Mr. Cruz, It's the Small Things One Says

By Joe Sigg, Arizona Farm Bureau Government Relations Director: In character for the movie “Open Range,” Annette Bening explains it is the small things men say and do … little signals that makes a woman form a judgement. And so it is with political candidates … sometimes just the things they say. And no, this time it is the other one: Ted Cruz

At a town hall last week in Wisconsin about immigrant labor:  “In the agriculture world, I think the first option should be trying to find American workers. Now that may mean wages come up. It may mean that we have to use more tools. We've seen in Arizona that has happened,” Cruz said. 

I know. It’s a political campaign – sooner or later candidates say things and they just don’t have the slightest clue as to what they are talking about. They must have an answer, whether it is answering a different question with their answer or whether they are just plain wrong … or worse. Perhaps better feeding and care would contribute to longer and more productive public lives. Improved nutrition from the bounty that is American agriculture might help the critical thinking process.

So the choices for American agriculture are (1) hire more Americans – does that include just the native borne or do naturalized citizens count; (2) pay them more; (3) if all else fails, mechanize. Now I could play the “I take great offense” card. However, we are supposed to give a little leeway to those who are not quite up to speed, but I will say politicians who talk this way are not giving credit to the businessman who inhabits today’s agriculture.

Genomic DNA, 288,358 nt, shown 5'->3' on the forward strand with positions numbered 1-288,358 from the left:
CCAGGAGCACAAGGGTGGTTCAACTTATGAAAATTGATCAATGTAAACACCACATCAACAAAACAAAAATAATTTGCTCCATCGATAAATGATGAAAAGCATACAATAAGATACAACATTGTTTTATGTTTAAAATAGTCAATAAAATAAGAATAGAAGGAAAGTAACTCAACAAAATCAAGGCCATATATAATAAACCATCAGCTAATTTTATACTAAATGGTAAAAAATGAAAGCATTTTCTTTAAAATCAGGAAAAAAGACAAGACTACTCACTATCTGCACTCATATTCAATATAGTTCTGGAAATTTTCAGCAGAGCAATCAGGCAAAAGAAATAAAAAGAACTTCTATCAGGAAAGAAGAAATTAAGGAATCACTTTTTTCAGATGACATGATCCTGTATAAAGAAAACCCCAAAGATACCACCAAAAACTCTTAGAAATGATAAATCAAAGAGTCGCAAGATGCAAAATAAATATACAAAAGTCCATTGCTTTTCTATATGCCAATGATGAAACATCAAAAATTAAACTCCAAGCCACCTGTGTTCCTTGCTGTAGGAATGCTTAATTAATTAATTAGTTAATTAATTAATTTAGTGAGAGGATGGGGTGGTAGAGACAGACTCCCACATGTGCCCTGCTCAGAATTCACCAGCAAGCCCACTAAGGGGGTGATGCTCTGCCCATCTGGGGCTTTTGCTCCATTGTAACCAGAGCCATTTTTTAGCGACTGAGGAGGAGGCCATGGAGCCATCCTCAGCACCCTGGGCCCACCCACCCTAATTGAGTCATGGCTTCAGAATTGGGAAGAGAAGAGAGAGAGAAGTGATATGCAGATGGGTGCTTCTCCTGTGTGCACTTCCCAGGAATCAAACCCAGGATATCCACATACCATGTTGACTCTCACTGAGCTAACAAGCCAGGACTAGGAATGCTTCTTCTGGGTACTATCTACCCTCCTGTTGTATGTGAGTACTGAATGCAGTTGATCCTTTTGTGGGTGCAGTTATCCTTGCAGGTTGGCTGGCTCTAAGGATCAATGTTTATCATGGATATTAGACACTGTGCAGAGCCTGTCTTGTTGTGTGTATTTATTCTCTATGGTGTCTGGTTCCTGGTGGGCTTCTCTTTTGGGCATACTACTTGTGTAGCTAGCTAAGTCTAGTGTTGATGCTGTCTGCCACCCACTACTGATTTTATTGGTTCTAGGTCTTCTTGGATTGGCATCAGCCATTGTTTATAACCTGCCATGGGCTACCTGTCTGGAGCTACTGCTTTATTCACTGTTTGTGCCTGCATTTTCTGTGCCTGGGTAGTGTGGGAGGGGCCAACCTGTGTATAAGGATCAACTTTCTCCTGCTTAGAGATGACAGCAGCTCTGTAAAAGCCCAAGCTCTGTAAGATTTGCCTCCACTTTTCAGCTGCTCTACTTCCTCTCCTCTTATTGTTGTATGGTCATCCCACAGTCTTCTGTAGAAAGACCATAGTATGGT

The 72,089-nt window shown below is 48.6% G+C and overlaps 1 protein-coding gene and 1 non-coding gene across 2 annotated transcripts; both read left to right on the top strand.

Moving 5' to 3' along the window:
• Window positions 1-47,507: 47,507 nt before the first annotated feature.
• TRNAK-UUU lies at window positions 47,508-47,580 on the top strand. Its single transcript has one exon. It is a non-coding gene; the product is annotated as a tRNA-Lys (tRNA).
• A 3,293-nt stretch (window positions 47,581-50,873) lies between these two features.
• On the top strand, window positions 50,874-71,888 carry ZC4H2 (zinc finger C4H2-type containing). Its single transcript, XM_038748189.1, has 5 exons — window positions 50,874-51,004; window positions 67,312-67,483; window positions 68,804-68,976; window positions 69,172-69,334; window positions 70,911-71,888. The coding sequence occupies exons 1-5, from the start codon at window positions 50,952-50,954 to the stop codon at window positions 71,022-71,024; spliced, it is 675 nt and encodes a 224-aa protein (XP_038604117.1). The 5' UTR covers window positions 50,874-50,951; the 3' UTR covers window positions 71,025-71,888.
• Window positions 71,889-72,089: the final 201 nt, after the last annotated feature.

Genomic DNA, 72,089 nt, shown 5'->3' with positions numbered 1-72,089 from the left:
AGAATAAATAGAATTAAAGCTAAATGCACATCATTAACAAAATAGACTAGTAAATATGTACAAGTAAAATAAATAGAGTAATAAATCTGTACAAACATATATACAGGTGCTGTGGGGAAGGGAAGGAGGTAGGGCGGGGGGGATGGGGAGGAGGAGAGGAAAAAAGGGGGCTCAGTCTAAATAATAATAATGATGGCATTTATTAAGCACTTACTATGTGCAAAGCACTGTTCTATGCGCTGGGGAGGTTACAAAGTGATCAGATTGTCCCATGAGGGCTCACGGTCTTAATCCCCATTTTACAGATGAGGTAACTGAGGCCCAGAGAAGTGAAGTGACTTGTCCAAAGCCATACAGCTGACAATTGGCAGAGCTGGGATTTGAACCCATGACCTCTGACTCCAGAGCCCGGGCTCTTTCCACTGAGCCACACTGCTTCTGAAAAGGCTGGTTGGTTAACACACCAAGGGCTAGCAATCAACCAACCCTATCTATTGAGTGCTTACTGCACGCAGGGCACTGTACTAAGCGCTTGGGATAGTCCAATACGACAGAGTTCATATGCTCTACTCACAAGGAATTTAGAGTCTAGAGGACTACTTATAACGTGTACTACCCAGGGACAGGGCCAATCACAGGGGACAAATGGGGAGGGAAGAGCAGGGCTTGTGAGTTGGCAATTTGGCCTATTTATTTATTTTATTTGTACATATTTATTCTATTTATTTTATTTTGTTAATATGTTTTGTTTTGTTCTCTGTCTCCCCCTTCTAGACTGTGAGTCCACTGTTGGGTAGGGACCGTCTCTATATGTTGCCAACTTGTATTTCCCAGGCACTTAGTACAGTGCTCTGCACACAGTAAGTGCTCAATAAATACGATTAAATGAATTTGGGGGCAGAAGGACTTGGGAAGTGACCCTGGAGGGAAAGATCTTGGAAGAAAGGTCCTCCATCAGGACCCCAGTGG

For the most part their entire net worth is heavily invested in just this year’s production, and they readily embrace every scientific and technological advance they can to minimize their costs and maximize their production.  Modern agriculture produces more on less and with less and with less invasive inputs. They understand global markets and just as clearly they understand that countries are either immigrant sending or immigrant receiving in the global labor market … and for the U.S. economy to grow, and for all of the attendant problems, we must embrace the flow of immigrants.

Our country has a history of embracing and then rejecting and marginalizing immigrants. Perhaps Mr. Cruz is playing to that theme?

We continue to pay more wages and the cost of our product is factored into global competition. And we can produce a beautiful crop of lettuce but we cannot manufacture the labor or the technology to care for it. Paying more does not necessarily translate into labor availability at particular times and places. And while it is not simply harvest, but imagine the very high tech engineering involved to match the hand-eye coordination of harvesting iceberg lettuce and then try to use the same machine for romaine? We grow everything in Arizona from artichokes to zucchini. Robotics and technology will play an ever increasing future role, but Mr. Cruz do you need three squares tomorrow and at what price?

So, I tell a candidate that one of my issues is to fix a badly designed and poorly executed visa system, and he processes that; in response he tells me how to run my business. I already know that.  Annette Bening was onto something.

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